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Hospital move to bring mums and babies closer

South Tyneside District Hospital Special Care Baby Unit neonatal staff nurses, from left, Angela Fisher, Jayne Tough and Hazel Thompson

South Tyneside District Hospital Special Care Baby Unit neonatal staff nurses, from left, Angela Fisher, Jayne Tough and Hazel Thompson

WORK is set to start which will make life easier for babies who need special care at South Tyneside District Hospital.

A £266,760 injection will see the special care baby unit move from its current location within the hospital in Harton Lane, South Shields, closer to the delivery suite and maternity unit – making it easier for mums to be with their poorly tots.

The move comes after bosses at the hospital were successful in securing the second-largest slice of a £25m national fund to improve and upgrade maternity units.

Jayne McQuillan, clinical business manager with South Tyneside NHS Foundation Trust, said: “We are delighted that our bid was successful.

“We had already identified the space, so work can start immediately on refurbishing it, and the new unit should be open in the spring.

“It will be more secure, will offer mothers more privacy and will also give us more flexibility to have additional cots if there is demand. It will also mean that our neo-natal nurses on the special care baby unit, who have advanced skills to work with premature babies and those needing extra support, will be better placed to go to the maternity unit and give that help.

“As many mums as possible will be able to keep their babies beside them.”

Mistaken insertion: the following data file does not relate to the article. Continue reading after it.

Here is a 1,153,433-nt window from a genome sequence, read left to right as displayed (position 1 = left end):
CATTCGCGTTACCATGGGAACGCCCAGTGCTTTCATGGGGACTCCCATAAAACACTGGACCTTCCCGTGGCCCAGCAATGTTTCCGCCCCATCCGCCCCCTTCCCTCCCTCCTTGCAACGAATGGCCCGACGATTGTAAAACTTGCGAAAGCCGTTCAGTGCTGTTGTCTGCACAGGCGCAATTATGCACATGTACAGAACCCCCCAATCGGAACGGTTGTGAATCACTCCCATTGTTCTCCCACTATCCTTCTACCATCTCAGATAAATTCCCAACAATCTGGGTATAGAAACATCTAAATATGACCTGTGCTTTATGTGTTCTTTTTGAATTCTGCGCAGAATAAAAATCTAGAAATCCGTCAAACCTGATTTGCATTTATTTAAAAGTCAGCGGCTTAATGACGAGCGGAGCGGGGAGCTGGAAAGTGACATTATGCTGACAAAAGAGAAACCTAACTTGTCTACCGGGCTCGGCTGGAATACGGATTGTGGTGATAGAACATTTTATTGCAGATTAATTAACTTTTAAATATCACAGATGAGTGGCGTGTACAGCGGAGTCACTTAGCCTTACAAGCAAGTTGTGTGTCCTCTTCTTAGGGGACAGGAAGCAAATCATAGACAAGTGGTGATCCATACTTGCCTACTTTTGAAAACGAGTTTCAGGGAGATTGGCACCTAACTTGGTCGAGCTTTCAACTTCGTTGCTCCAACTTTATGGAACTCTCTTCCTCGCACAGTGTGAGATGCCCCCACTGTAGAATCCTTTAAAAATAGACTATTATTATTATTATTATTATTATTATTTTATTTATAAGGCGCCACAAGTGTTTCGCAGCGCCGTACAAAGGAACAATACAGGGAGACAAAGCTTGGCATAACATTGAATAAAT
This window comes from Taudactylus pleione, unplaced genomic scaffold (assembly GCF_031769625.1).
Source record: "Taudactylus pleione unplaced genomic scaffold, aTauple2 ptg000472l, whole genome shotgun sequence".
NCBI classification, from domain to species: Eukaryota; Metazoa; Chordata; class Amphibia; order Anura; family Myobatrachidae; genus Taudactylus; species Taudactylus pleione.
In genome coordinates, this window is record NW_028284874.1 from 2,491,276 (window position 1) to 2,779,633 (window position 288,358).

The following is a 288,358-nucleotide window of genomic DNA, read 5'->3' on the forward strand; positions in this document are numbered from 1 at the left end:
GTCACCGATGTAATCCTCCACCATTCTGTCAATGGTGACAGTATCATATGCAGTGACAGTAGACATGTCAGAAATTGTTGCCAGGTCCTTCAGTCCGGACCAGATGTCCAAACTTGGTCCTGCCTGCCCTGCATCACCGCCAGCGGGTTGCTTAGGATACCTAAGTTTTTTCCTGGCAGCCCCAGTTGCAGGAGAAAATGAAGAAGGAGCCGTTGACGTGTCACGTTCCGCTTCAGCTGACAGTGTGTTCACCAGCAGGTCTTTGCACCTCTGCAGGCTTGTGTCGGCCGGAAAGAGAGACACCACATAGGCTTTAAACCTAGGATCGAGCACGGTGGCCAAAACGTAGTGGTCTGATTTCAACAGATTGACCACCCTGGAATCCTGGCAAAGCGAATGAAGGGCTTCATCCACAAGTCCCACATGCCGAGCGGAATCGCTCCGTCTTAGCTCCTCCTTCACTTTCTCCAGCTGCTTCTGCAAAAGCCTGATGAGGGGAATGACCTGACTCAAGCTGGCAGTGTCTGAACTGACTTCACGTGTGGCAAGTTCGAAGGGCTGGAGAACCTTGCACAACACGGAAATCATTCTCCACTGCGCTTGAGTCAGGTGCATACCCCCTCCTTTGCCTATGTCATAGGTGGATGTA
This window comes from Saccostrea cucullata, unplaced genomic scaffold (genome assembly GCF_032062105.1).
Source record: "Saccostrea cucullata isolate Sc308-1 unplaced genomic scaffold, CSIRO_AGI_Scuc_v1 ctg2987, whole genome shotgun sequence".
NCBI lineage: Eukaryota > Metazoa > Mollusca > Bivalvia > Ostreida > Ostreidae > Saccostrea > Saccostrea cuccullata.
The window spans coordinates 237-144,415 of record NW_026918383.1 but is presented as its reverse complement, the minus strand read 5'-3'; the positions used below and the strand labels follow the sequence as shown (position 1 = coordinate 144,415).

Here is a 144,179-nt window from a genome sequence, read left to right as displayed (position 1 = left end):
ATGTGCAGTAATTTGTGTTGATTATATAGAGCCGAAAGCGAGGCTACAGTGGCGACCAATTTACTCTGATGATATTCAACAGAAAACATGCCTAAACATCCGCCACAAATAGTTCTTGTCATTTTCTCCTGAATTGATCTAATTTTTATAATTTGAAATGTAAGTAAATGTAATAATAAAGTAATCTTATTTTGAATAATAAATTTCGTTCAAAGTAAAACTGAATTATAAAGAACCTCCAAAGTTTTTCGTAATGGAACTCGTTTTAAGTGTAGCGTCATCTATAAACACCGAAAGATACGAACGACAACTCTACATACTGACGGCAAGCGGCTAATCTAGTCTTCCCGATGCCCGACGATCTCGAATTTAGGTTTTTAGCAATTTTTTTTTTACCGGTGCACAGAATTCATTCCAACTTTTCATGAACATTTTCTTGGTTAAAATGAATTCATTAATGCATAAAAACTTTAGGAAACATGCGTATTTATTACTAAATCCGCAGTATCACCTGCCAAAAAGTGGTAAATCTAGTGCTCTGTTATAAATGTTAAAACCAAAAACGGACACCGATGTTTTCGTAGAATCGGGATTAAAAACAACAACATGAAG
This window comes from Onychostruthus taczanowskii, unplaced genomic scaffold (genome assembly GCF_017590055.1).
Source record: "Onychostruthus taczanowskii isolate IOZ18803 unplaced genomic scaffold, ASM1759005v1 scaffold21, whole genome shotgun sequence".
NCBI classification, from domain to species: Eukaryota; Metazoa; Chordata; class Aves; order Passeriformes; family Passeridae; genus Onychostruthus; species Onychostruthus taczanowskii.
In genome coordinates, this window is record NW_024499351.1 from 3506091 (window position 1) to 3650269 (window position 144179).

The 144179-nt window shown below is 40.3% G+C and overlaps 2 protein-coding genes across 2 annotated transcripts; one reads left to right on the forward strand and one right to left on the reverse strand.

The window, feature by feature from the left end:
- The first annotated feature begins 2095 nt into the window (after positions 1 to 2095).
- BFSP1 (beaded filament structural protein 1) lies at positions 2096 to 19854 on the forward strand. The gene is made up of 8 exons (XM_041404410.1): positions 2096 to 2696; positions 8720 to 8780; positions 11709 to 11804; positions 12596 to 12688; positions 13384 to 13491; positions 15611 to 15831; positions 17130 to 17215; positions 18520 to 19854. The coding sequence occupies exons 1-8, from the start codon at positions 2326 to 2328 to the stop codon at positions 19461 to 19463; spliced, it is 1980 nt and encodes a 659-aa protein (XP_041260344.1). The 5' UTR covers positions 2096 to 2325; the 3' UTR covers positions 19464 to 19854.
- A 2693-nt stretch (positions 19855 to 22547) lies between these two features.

The £25m fund has gone to a wide range of projects across the country, from building refurbishments to simple measures which improve choice for women and their experience of maternity care.

Applications were approved only where there was evidence that mums and dads wanted the changes.

Bids were judged by a panel which included representatives from the Royal Colleges of Midwives and of Obstetricians and Gynaecologists.

Gill Harris, chief nurse for NHS North of England, said: “I am absolutely delighted that the decisions taken around the bids, and subsequent developments, have truly been based on what really matters to women and their families.

“A woman’s birthing experience, the environment she gives birth in and the first few hours and days spent with her new baby and her family are of critical importance.

“This is not just in terms of early bonding and parenting relationships, but will have a lasting impact on both the continued health and wellbeing of the whole family for many years to come.”

Twitter: @ShieldsGazVez

 

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